ORIGINAL RESEARCH article
Risk Factors and Anticoagulation Therapy in Patients With Isolated Distal Deep Vein Thrombosis in the Early Post-operative Period After Thoracic Surgery
- 1Department of General Thoracic Surgery, Shanghai Pulmonary Hospital, Tongji University School of Medicine, Shanghai, China
- 2Department of Ultrasound, Shanghai Pulmonary Hospital, Tongji University School of Medicine, Shanghai, China
Background: Isolated distal deep vein thrombosis (IDDVT) accounts for ~50% of all patients diagnosed with deep venous thrombosis (DVT), but the diagnosis and optimal management of IDDVT remains unclear and controversial. The aim of this study was to explore potential risk factors and predictors of IDDVT, and to evaluate different strategies of anticoagulation therapy.
Methods: A total of 310 consecutive patients after thoracic surgery, who underwent whole-leg ultrasonography as well as routine measurements of D-dimer levels before and after surgery were evaluated. The general clinical data, anticoagulant therapy, pre- and postoperative D-dimer levels were collected. Differences between IDDVT, DVT and non-DVT groups were calculated. Logistic regression analysis was used to analyze risk factors of postoperative IDDVT.
Results: Age and postoperative D-dimer levels were significantly higher in IDDVT group than in non DVT group (p = 0.0053 and p < 0.001, respectively). Logistic regression analysis showed that postoperative D-dimer level was a significant independent predictor of IDDVT even when adjusted for age and operation method (p = 0.0003). There were no significant side effects associated with both full-dose and half-dose anticoagulation regimens. Half-dose therapy was associated with a significant decrease in the requirement for anticoagulation medications after discharge (p = 0.0002).
Conclusion: Age and D-dimer levels after surgery are strong predictors of IDDVT following thoracic surgery. Half-dose therapeutic anticoagulation has the same efficiency in preventing IDDVT progression, is not associated with any additional risks of adverse effects compared to a full-dose regimen, and may be adopted for treating IDDVT patients after thoracic surgery.
Deep venous thrombosis (DVT), a subset of venous thromboembolism (VTE), is a common complication of surgery with postoperative occurrence ranging from 0.7% to as high as 48% (1–4). Almost 50% of DVT patients will develop post-thrombotic syndrome symptoms, such as pain, swelling and venous ulcers in the most severe cases (5, 6). However, the key risk of untreated DVT is developing pulmonary embolism (PE) that occurs in up to one-third of cases and is the primary contributor to DVT-related mortality (7). DVTs are classified based on the anatomical site of involved venous segments. A proximal DVT may involve popliteal, femoral, and iliac veins, and the inferior vena cava (IVC) (8), while isolated distal deep vein thrombosis (IDDVT), or calf DVT, that represents around 30–50% of all lower-limb DVTs, does not extend to proximal veins (9–11). Although there is evidence that IDDVT may spontaneously resolve (12), there are reports of it extending proximally and leading to PE with a combined risk of proximal propagation and PE ranging between 7.8 and 11.4% (13–15).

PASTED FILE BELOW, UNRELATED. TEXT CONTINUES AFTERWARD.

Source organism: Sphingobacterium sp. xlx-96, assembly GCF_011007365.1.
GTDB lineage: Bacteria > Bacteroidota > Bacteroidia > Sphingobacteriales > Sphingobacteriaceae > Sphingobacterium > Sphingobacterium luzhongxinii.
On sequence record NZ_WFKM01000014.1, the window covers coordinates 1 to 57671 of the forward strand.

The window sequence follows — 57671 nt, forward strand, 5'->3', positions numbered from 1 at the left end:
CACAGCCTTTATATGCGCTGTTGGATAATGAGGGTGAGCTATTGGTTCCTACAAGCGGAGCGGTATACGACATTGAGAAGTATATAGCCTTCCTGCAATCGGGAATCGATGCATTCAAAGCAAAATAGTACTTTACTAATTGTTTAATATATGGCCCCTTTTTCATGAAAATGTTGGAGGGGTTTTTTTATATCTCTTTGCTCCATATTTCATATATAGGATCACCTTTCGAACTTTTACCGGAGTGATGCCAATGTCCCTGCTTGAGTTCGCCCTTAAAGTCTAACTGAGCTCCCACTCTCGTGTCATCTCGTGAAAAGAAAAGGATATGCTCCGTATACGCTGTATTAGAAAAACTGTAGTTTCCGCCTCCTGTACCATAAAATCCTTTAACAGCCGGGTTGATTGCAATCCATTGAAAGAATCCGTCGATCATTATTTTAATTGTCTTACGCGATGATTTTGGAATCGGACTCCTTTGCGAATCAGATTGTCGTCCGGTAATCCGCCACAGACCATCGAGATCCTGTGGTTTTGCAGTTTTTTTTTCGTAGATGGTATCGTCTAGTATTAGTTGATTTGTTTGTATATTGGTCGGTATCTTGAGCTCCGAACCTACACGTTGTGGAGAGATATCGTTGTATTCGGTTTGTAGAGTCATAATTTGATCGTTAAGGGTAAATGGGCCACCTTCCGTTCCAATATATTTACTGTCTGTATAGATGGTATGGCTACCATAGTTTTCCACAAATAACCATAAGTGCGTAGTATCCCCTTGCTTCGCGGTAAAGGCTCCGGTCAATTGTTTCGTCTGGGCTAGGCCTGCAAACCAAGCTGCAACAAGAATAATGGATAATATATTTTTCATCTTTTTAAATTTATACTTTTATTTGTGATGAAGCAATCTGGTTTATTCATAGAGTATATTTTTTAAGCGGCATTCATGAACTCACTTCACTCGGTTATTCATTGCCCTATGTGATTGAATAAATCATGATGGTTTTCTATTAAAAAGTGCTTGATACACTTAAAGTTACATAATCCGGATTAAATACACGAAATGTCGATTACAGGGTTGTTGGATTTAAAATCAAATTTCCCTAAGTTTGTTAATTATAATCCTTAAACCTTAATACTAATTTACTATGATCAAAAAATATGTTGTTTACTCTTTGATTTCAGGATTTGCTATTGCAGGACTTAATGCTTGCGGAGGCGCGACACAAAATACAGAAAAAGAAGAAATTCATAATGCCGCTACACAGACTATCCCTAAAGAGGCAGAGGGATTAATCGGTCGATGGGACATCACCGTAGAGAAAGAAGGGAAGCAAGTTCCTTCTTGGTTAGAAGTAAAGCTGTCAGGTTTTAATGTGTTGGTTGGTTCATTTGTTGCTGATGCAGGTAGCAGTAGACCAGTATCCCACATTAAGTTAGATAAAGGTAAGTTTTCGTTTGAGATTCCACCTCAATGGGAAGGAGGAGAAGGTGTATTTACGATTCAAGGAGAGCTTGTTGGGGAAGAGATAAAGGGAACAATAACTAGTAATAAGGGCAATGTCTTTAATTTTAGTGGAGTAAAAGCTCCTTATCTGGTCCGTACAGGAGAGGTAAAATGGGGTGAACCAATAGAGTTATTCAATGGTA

Proximal DVT and PE have been extensively studied, and guidelines for their diagnosis and therapeutic anticoagulant management are well-established and optimized. According to the American College of Chest Physicians (ACCP) guidelines (16), DVT diagnosis is based on the Wells scoring system, which incorporates medical history and physical examination (17). Factors, such as advanced age, cancer, immobilization, recent trauma or surgery, and hospitalization are all considered risk factors for DVT progression into venous thromboembolism (18, 19). Risk stratification of DVT is further achieved by measuring serum levels of D-dimer, a degradation product of cross-linked fibrin. D-dimer levels are typically elevated in patients with acute thrombosis because of simultaneous activation of coagulation and fibrinolysis (20).